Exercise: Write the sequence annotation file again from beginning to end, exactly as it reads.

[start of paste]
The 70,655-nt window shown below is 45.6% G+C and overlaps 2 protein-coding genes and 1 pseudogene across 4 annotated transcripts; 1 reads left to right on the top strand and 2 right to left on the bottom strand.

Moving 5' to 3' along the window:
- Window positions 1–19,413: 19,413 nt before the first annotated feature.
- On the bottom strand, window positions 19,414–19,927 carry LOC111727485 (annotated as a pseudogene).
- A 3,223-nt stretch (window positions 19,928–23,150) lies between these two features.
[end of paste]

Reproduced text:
The 70,655-nt window shown below is 45.6% G+C and overlaps 2 protein-coding genes and 1 pseudogene across 4 annotated transcripts; 1 reads left to right on the top strand and 2 right to left on the bottom strand.

Moving 5' to 3' along the window:
- Window positions 1–19,413: 19,413 nt before the first annotated feature.
- On the bottom strand, window positions 19,414–19,927 carry LOC111727485 (annotated as a pseudogene).
- A 3,223-nt stretch (window positions 19,928–23,150) lies between these two features.